I was diagnosed with Lupus (SLE) at the tender age of 18, after two years of severe Raynauds. Naturally I was devastated to discover I had Lupus, as like most people, I had no idea what it actually meant. Reading medical books made the disease sound fatal so I had no idea what my future held.
I just about coped taking my A-Levels with the aid of steroids and then decided to work in Gran Canaria for the summer with my boyfriend. After the summer my condition took a turn for the worse, my whole body was stiff and I ached all over, I could barely move from my bed.
It was incredibly frustrating, I was very angry and depressed as even trying to tie my hair back caused pain and sitting on the toilet caused tears.
My family, friends and boyfriend were all great support but it is very difficult for people to understand you are ill when you look perfectly okay. At this point I was given intravenous steroids which worked miracles and I was so determined that Lupus would not change my plans, I actually took off around the world for five months only taking Prednisolone daily.
The climate actually helped me, but on boxing day morning at 5am (Sydney 2001) I awoke struggling to breath and felt as though somebody was continually stabbing me in the chest. I was admitted to St Vincent's hospital, Sydney, where I had numerous tests and they discovered Pleurisy and a connective tissue disorder, all connected with my Lupus.
My trip was cut short and I returned to the UK to St Thomas's hospital for two weeks where I had what felt like every possible test under the sun including lung scans, MRI scans, ultra sounds and a muscle biopsy. The staff were very thorough and confirmed my Lupus complicated with Mixed Connective Tissue Disorder (MCTD) and Myositus.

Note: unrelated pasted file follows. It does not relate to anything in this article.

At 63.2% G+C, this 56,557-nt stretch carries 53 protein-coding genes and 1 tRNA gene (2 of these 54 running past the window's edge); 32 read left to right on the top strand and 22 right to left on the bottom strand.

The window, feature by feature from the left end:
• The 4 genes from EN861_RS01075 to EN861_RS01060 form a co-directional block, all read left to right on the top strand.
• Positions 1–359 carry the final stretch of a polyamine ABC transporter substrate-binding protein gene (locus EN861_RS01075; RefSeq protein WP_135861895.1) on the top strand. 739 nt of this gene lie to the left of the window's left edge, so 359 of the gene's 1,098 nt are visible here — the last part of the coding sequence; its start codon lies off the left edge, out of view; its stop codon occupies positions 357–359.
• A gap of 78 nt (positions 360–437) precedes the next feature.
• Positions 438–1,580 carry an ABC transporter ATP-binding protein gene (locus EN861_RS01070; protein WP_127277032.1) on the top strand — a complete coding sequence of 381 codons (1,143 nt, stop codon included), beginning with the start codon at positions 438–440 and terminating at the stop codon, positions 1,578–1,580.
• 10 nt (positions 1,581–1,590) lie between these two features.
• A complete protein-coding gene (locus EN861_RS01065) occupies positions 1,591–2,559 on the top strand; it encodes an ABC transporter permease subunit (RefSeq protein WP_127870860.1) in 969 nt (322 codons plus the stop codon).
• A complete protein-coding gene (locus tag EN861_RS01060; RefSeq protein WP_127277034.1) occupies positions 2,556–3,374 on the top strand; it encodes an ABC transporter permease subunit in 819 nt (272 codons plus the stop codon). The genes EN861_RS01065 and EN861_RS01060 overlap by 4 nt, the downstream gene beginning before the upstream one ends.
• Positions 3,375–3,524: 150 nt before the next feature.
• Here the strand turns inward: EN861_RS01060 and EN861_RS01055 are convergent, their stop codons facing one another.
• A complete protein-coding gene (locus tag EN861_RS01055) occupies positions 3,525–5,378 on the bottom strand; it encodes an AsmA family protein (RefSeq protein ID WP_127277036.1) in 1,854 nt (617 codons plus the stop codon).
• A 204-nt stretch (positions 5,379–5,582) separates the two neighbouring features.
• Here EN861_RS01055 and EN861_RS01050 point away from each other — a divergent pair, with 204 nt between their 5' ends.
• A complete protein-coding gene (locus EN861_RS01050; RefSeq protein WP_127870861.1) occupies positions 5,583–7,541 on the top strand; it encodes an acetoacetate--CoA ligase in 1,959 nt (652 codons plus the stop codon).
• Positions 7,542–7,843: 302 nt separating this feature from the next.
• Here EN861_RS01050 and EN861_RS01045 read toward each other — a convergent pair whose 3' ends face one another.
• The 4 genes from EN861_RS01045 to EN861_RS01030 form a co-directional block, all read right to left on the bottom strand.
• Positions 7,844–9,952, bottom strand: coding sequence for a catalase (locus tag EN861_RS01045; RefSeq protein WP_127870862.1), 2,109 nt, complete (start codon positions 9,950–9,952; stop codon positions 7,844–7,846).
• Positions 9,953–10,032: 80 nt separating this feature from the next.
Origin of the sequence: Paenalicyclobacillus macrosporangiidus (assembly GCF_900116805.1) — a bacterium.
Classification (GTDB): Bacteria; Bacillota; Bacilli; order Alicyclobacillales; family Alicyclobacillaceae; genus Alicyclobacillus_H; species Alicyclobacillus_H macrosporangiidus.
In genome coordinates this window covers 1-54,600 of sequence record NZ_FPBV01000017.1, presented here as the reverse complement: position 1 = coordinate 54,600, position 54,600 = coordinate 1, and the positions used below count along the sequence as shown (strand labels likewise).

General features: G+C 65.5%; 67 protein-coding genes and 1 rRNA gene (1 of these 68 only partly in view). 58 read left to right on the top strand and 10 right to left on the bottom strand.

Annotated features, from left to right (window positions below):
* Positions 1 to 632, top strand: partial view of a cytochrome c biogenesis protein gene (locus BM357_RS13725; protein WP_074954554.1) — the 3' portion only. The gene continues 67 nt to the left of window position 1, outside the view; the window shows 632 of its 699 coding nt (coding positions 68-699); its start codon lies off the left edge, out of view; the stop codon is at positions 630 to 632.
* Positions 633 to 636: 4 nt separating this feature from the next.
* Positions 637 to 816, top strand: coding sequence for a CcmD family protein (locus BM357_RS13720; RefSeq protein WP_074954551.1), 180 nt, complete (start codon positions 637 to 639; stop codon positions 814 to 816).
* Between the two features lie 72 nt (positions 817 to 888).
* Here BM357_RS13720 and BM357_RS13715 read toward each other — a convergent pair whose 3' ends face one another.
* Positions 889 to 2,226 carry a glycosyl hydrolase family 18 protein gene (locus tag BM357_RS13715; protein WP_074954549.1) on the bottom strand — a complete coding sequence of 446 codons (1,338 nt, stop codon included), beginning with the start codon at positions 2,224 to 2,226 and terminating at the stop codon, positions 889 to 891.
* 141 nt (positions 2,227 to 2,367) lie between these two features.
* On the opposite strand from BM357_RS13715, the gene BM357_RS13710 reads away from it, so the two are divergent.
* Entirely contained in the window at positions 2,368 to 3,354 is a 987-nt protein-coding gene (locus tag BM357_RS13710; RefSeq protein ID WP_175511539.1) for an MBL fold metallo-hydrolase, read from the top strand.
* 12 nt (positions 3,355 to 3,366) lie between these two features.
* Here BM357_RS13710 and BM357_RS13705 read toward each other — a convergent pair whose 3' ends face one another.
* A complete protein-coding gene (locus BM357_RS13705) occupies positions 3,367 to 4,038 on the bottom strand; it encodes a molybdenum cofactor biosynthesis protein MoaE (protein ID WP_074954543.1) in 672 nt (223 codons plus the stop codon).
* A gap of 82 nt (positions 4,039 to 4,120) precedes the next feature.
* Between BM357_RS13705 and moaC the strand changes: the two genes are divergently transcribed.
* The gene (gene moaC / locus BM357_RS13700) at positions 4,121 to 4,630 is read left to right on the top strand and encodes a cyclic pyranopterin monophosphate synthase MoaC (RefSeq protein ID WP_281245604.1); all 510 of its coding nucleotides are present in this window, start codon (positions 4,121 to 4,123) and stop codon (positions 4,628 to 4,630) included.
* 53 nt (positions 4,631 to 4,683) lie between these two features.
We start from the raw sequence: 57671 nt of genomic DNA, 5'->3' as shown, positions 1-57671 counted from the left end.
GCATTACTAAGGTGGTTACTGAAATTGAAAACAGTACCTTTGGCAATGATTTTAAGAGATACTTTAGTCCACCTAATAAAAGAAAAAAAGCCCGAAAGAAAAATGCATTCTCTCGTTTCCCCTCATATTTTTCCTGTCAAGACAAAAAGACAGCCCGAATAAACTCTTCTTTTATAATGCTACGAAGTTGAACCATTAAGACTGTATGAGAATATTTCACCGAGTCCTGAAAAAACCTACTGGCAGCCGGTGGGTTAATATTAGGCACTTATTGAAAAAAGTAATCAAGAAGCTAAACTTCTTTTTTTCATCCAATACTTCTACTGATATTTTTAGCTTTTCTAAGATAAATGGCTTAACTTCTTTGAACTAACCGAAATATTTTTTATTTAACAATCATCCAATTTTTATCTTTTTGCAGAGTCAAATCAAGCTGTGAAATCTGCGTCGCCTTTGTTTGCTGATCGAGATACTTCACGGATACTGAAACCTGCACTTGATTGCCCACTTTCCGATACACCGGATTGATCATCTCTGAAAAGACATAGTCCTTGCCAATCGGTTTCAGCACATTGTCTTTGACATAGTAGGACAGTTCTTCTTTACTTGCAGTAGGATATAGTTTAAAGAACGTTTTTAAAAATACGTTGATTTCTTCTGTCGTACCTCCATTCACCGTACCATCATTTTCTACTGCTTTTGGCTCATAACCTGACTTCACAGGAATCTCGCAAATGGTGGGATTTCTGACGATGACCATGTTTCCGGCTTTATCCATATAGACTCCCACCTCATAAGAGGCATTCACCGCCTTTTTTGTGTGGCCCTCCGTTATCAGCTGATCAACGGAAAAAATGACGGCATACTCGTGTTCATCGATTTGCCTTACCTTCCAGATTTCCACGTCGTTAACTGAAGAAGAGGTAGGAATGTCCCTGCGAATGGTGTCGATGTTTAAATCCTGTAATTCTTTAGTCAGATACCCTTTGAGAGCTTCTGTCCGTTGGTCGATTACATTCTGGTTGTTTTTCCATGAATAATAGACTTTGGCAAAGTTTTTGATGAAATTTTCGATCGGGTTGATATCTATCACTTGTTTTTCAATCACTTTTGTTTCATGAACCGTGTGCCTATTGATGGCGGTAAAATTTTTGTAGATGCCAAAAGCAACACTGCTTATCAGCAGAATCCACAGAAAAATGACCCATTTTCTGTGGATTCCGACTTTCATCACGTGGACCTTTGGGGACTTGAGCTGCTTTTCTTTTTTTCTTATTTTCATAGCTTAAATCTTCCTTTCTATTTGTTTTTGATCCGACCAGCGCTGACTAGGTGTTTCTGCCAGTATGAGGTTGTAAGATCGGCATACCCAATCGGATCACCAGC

Although it sounds bad I was actually relieved as then I could begin controlling my pain and depression properly, although it took several months of trial and error to find a drug which suited me. I had intravenous Cyclophosphamide and Aziathiaprine but it was Methotrexate and Prednisolone that I am still on today.
Although the past few years have been an upward struggle I am finally getting on with my life, I have my good and bad days like any other Lupus patients, but my good days are particularly appreciated. Lupus has opened my mind and I've learnt that happiness is a journey and not a destination and I'm a strong believer that positive mental attitude is the key. I'm never going to let Lupus rule my life and am going to do what I can to make other people aware of this cruel disease too.
*** Kate posed for a naked sculpture for Marc Quinn's 'Chemical Life Support' Exhibition at the White Cube Gallery (see photo).